Thursday 20 April 2017

Links 20/4/17


On the double-bind of claiming moral superiority for bombing Syria but also turning away Syrian refugees. And Lawfare on the difficulty of justifying intervention morally when they can't be justified legally: 
Here lies the problem with these types of moral-based use of force decisions: they are inherently subjective and, consequently, easily abused. For example, why is there an obligation to stop the use of chemical weapons in Syria but not to stop the daily atrocities committed in North Korean work camps? When does the moral responsibility that justified an intervention end? Why do certain states have a moral imperative to act while others do not? This lack of clarity empowers states to make these determinations unilaterally and results in divergent views on the appropriate use of force. Even more dangerously, this ambiguity allows a state with nationalistic goals to act with aggression under the pretext of a moral obligation. 
Lawfare: The Problem of Morally Justifying the United States Strike in Syria, April 11, 2017

Russia isn't going to break with Assad: "Assad’s survival has become the measure of Putin’s influence.", but Russia is trying to figure out what President Trump's doctrine is (which may be hard to do).

Iran's role in Syria.

This is an odd connection to make - between Sean Spicer's comment that Hitler didn't use chemical weapons against his own people (therey playing right into the heinous part of Nazi ideology where Jewish people, and people with differing political opinions, and gay men, weren't truly German) - but gay men are being imprisoned, tortured and killed in Chechnya, and one of the reactions to deny this on part of the Chechnyan authorities was to say that “if there were any gay people in the region, they would have been dealt with by their own relatives.” In short, this is how the logic works: Chechnyan's aren't gay, so no gay people are being imprisoned, tortured and killed. It also made me think of what Jacob Clifton has written about The Handmaid's Tale - how it is about what happens when someone claims someone else's body as theirs (and this idea doesn't just apply to imprisoning, torturing and killing, it's the same with denying reproductive healthcare to women, and arguing that LGBTQI people shouldn't be allowed to get married).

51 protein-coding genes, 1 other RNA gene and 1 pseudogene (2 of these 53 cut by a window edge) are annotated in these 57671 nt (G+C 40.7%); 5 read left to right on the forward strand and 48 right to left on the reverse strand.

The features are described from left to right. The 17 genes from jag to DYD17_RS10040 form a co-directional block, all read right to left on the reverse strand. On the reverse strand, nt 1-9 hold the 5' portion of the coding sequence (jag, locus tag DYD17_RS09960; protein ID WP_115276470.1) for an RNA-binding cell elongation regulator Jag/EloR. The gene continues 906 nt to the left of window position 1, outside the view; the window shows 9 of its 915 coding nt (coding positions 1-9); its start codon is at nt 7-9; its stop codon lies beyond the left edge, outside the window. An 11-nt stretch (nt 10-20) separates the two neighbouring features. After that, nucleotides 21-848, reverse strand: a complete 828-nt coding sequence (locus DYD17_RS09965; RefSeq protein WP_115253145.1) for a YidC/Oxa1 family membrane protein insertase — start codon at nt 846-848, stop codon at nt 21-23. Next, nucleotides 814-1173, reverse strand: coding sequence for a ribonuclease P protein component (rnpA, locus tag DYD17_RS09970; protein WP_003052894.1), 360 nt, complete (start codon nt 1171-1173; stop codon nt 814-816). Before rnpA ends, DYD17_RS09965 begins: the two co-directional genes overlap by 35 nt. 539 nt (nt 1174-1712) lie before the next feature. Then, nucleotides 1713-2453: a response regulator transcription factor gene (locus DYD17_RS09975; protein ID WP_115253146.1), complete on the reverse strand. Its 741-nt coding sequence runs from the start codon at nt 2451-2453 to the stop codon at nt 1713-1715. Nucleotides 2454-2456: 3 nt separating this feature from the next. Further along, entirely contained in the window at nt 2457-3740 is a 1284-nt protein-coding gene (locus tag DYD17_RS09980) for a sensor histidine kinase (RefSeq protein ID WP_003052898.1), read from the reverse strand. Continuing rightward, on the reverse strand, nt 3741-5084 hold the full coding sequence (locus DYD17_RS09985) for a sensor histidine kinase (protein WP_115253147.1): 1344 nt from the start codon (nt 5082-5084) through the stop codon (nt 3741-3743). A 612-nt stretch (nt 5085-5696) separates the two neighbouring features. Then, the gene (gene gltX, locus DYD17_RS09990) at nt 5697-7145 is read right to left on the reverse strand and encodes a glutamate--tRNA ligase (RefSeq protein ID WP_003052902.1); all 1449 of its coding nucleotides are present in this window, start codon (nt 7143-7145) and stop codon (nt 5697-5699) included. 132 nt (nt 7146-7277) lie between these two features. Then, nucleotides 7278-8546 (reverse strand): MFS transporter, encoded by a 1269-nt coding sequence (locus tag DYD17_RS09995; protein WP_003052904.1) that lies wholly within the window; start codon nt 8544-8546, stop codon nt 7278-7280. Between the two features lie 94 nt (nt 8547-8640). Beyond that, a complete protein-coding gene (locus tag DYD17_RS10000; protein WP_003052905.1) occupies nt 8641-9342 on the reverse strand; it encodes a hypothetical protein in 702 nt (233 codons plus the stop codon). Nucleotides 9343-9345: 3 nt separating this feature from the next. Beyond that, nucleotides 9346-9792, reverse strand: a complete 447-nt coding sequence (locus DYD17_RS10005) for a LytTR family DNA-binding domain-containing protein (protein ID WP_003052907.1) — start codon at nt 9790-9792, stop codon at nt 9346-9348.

Human rights after Hitler

In a time where there's a lot of focus placed on North Korea, here's an investigation into the idea that North Korea's provocations are the actions of a rational actor and why that may be. 

After a short conversation with the Chinese President, President Trump changed his view of the complexicty of North Korea situation (and also committed a light diplomatic plunder when he claimed that Korea had been "actually part of China").

The guy who founded The shady Armed Security Firm Formerly Known As Blackwater is helping China to build a modern Silk Road

I really enjoyed reading this long article about how difficult it would be legally to undo all of the environmental protection progress that was made during the Obama presidency.

A profile of Kirsten Gillibrand and what Democratic opposition may look like in the next four years. 

Pop Culture: 

A couple of months ago I reposted an article about Daniel Patterson and Roy Choi's attempt to reinvent fast food (as a reaction to the fact that fast food is often the only choice in economically deprived neighbourhoods). This is a status report of how they're going with Locol (I particularly enjoyed this for a very honest portrayal of a near-failure, and that the article doesn't glance over the fact that Patterson is an outsider with a lot of privilege).

How to trick people into saving money.

In addition to the shows I mentioned last time, Line of Duty is having a pretty good fourth season (shh, I'm rooting for Roz in this one), Pretty Little Liars is back for the second half of its final season, and Better Call Saul is slow-burning in its fantastic way again.

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